Dell hopes to break a bad streak of luck with consumer gadgets. It wasn’t very successful with its DJ Ditty music player line or with the Axim PDAs, which got axed a few years ago. Dell is giving pocket-sized devices one more shot, this time with an iPod Touch-style mobile Internet device (MID). So will it make a difference?
WSJ’s report says that Dell’s upcoming MID is slightly larger than the iPod Touch, and does not have cell phone capabilities. In development since last year, Dell’s unnamed gadget will not rely on Dell’s in-house software team and instead should benefit from using the Android OS.
We’ve seen earlier this month a fuzzy photo of what it was supposed to be Dell’s smartphone project, a Palm Pre look-alike. But we also know that Dell’s first mobile phone prototypes have been rejected by wireless networks operators because the designs were too dull. This time around though, Dell has more support from wireless carriers according to the WSJ report.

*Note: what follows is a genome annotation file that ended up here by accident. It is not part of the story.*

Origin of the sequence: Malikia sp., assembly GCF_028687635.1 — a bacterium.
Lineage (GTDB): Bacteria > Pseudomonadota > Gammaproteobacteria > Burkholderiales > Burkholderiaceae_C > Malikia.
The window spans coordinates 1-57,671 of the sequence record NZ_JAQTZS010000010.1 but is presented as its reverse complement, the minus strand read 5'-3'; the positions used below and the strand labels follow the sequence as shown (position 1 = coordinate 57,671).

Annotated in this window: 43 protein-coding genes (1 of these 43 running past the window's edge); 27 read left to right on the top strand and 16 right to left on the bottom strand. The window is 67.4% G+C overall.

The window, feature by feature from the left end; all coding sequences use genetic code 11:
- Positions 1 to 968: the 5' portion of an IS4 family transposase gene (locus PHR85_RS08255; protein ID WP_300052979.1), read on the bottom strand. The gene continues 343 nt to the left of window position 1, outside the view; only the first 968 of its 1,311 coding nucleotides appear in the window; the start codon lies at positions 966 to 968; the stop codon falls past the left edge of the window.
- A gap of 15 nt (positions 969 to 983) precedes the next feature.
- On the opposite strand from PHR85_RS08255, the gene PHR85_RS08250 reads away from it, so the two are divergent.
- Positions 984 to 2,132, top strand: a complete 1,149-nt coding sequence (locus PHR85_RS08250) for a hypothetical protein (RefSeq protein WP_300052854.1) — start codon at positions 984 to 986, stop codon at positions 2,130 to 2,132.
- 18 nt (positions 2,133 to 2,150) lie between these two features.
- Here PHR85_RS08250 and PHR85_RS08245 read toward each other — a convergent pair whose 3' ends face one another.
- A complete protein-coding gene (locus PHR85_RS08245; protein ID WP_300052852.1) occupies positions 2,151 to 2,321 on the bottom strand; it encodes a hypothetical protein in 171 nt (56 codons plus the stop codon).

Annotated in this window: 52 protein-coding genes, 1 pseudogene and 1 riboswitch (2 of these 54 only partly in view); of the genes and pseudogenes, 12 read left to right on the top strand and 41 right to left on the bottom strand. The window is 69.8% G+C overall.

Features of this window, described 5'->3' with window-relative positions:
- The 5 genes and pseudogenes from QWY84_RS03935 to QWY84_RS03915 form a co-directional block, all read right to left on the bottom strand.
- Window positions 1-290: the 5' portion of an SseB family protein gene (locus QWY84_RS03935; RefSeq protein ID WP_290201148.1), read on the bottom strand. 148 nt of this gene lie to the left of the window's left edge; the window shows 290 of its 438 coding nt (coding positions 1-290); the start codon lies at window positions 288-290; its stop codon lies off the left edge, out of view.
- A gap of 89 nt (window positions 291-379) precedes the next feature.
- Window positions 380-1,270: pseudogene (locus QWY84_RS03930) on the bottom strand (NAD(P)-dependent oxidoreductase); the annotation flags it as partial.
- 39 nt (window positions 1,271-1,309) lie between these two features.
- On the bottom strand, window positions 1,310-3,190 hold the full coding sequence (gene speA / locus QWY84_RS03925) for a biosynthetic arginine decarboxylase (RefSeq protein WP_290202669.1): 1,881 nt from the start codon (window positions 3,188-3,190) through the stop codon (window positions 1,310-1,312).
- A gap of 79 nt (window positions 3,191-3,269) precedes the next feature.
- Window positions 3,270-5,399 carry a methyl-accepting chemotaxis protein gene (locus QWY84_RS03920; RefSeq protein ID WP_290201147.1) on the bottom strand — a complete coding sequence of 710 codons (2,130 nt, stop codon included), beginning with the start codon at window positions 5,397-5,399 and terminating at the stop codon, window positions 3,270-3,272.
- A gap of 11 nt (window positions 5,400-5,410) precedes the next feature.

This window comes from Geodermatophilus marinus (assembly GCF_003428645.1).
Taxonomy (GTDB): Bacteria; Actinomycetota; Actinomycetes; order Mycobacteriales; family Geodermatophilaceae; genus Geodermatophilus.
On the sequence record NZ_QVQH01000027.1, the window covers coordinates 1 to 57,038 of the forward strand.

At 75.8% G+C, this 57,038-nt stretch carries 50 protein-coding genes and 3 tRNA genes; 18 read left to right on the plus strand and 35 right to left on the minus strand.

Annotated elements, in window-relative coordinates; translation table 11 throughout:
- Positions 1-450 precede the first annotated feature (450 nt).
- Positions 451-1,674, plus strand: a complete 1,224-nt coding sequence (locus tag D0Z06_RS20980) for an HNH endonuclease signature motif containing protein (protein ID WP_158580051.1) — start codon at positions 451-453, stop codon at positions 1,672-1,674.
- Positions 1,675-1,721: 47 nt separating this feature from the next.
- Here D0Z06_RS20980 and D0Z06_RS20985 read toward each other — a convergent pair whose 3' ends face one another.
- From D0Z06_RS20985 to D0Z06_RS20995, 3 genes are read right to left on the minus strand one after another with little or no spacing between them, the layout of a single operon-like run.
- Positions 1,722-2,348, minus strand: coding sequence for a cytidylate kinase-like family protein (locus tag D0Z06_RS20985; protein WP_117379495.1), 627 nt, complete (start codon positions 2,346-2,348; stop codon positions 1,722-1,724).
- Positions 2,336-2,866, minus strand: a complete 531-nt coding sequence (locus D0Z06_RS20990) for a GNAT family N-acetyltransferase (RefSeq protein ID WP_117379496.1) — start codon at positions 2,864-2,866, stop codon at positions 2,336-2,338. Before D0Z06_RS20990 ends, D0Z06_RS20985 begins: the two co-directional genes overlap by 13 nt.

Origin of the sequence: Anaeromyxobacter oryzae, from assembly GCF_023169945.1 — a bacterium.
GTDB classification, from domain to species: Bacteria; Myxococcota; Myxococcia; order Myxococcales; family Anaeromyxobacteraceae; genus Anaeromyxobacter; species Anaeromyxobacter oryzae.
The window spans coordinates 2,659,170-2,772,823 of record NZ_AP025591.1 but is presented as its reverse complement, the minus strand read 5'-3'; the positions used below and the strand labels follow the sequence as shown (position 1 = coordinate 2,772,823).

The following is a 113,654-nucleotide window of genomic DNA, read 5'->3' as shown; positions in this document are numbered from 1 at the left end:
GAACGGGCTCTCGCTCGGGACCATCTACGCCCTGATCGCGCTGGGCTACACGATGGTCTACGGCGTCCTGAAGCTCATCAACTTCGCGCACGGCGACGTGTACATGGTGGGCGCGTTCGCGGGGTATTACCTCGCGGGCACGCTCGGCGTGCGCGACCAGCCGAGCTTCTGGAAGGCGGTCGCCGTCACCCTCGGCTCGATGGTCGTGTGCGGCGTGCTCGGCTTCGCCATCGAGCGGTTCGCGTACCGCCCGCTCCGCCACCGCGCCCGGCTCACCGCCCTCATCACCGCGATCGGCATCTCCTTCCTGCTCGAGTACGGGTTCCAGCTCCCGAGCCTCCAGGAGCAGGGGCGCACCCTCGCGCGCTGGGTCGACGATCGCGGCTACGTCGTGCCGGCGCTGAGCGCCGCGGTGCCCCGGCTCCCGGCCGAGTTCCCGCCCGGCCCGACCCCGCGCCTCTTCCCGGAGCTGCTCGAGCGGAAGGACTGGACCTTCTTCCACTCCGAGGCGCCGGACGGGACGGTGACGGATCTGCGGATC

Support from a wireless carrier could help Dell sell the devices and may mean the gadget could be married to a cellular data plan similar to how Verizon is selling a Hewlett-Packard netbook today. Another route for Dell is to sell this iPod Touch-like device with a simcard slot. Dell’s sleek Adamo laptops have a simcard slot (for attaching wireless carrier’s cellular data card) but there’s no word on such capability on the company’s MID.
Nokia has also had three forays into the pocketable MID market, with what the company calls “Internet Tablets.” But these devices have never really got off the ground because besides Wi-Fi, the only other way to connect to the Internet was to tether the device to your mobile phone via Bluetooth. And if you have a BlackBerry, an iPhone or a Palm Pre, having a separate device to browse the Internet can be quite useless.
Besides that, Microsoft is also putting out a competitor to the iPod Touch, in the name on Zune HD, which will have strong multimedia capabilities and an Internet browser. So if Dell is working on a nonmultimedia-oriented pocketable MID, without cell phone capabilities, then the whole idea of the device might be a hard sell.
With that in mind, the WSJ report mentions that the launch of the Dell MID (later this year) could be delayed, or the project could be scrapped entirely, just like it happened with the company’s plans on launching a new music player (targeted at iPod customers, of course).